Mid-Life: Any there any Associations between Fast Food, Physical Activity Environments & Adiposity?

Research Paper Title

Associations between fast food and physical activity environments and adiposity in mid-life: cross-sectional, observational evidence from UK Biobank.

Background

The built environment might be associated with development of obesity and related disorders. We examined whether neighbourhood exposure to fast-food outlets and physical activity facilities were associated with adiposity in UK adults.

Methods

The researchers used cross-sectional observational data from UK Biobank. Participants were aged 40–70 years and attended 21 assessment centres between 2006 and 2010. Using linked data on environments around each participant’s residential address, they examined whether density of physical activity facilities and proximity to fast-food outlets were associated with waist circumference, body-mass index (BMI), and body fat percentage. The researchers used multilevel linear regression models adjusted for potential confounders, and conducted several sensitivity analyses.

Results

Complete case sample sizes were 401 917 (waist circumference models), 401 435 (BMI), and 395 640 (body fat percentage). Greater density of physical activity facilities within 1000 m of home was independently associated with smaller waist circumference and lower BMI and body fat percentage. Compared with people with no nearby facilities, those with at least six facilities close to home had 1·22 cm smaller waist circumference (95% CI −1·64 to −0·80), 0·57 kg/m 2 lower BMI (−0·74 to −0·39), and 0·81 percentage points lower body fat (−1·03 to −0·59). Living further from a fast-food outlet was weakly associated with waist circumference and BMI, mostly among women. Compared with people living fewer than 500 m from a fast-food outlet, those living at least 2000 m away had 0·26 cm smaller waist circumference (−0·52 to 0·01).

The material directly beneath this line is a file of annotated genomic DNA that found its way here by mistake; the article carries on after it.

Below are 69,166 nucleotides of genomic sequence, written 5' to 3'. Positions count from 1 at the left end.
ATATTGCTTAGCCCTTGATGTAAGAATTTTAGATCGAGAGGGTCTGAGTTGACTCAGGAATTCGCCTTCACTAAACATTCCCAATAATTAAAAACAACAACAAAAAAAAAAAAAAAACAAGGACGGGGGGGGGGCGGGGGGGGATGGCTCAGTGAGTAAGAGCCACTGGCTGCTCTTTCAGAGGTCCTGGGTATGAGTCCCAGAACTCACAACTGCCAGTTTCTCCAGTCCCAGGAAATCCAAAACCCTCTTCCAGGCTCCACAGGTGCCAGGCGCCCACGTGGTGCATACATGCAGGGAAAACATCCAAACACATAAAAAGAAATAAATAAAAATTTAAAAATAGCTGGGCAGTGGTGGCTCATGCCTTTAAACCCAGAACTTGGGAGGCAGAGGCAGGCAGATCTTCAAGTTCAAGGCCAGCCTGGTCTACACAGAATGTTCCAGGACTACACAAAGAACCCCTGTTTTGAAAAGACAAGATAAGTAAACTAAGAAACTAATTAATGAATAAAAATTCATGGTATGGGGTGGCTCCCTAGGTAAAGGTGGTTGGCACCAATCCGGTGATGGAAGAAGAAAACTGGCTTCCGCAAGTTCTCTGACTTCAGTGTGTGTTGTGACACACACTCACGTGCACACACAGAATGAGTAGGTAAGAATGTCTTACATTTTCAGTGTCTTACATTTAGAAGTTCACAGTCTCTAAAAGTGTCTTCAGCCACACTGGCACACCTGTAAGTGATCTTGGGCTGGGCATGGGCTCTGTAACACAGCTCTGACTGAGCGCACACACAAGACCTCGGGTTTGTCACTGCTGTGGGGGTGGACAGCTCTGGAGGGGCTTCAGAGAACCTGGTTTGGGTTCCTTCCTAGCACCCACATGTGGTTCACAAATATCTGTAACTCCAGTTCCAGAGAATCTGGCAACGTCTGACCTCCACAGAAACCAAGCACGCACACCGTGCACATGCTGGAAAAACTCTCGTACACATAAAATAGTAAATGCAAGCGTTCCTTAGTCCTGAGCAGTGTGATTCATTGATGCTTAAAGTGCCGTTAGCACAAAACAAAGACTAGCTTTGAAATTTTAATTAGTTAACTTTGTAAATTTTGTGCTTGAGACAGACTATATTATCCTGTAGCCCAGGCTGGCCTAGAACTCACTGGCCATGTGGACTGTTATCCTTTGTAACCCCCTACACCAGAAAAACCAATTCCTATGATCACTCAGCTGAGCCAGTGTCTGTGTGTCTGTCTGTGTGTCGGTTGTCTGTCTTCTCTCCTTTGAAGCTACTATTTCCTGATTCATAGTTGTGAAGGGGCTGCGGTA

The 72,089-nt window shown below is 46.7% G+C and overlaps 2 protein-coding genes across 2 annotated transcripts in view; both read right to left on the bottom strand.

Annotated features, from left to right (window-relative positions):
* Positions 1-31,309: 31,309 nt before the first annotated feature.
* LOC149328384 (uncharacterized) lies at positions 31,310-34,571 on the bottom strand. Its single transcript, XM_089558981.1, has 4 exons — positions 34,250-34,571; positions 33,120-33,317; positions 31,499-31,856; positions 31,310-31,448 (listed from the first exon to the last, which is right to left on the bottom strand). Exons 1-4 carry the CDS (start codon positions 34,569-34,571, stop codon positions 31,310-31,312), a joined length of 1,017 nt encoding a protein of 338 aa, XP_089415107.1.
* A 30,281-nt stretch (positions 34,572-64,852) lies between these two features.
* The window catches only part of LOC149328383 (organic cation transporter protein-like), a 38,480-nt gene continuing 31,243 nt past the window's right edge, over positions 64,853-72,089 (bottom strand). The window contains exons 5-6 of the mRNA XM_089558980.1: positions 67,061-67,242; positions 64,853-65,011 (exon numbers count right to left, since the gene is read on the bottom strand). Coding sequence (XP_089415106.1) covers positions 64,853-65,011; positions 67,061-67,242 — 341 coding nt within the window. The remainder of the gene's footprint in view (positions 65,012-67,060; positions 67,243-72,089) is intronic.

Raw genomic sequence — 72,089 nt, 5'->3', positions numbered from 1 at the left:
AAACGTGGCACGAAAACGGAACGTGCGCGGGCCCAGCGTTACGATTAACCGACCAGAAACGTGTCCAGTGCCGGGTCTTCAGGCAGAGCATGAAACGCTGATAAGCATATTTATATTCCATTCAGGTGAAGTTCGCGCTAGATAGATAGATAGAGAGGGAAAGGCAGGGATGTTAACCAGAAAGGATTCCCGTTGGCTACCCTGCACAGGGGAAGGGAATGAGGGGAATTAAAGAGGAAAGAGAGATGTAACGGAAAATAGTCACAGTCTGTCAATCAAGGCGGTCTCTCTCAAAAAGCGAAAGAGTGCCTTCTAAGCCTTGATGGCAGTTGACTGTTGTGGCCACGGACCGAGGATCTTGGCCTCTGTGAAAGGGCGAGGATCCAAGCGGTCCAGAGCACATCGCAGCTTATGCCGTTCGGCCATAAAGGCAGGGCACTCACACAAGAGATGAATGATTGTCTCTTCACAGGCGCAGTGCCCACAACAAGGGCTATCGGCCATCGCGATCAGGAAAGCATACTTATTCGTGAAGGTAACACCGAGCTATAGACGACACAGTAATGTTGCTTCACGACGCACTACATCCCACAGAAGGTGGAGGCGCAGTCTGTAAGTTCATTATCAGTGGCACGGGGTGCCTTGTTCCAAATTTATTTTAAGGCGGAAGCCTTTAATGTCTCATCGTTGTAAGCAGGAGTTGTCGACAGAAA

Conclusions

This study shows strong associations between high densities of physical activity facilities and lower adiposity for adults in mid-life. The researchers observed weaker associations for access to fast food, but these are likely to be underestimated owing to limitations of the food environment measure. Policy makers should consider interventions aimed at tackling the obesogenic built environment.

Reference

Mason, K.E., Pearce, N. & Cummins, S. (2017) Associations between fast food and physical activity environments and adiposity in mid-life: cross-sectional, observational evidence from UK Biobank. The Lancet: Public Health. Open Access. Published: 12 December 2017. DOI:https://doi.org/10.1016/S2468-2667(17)30212-8.

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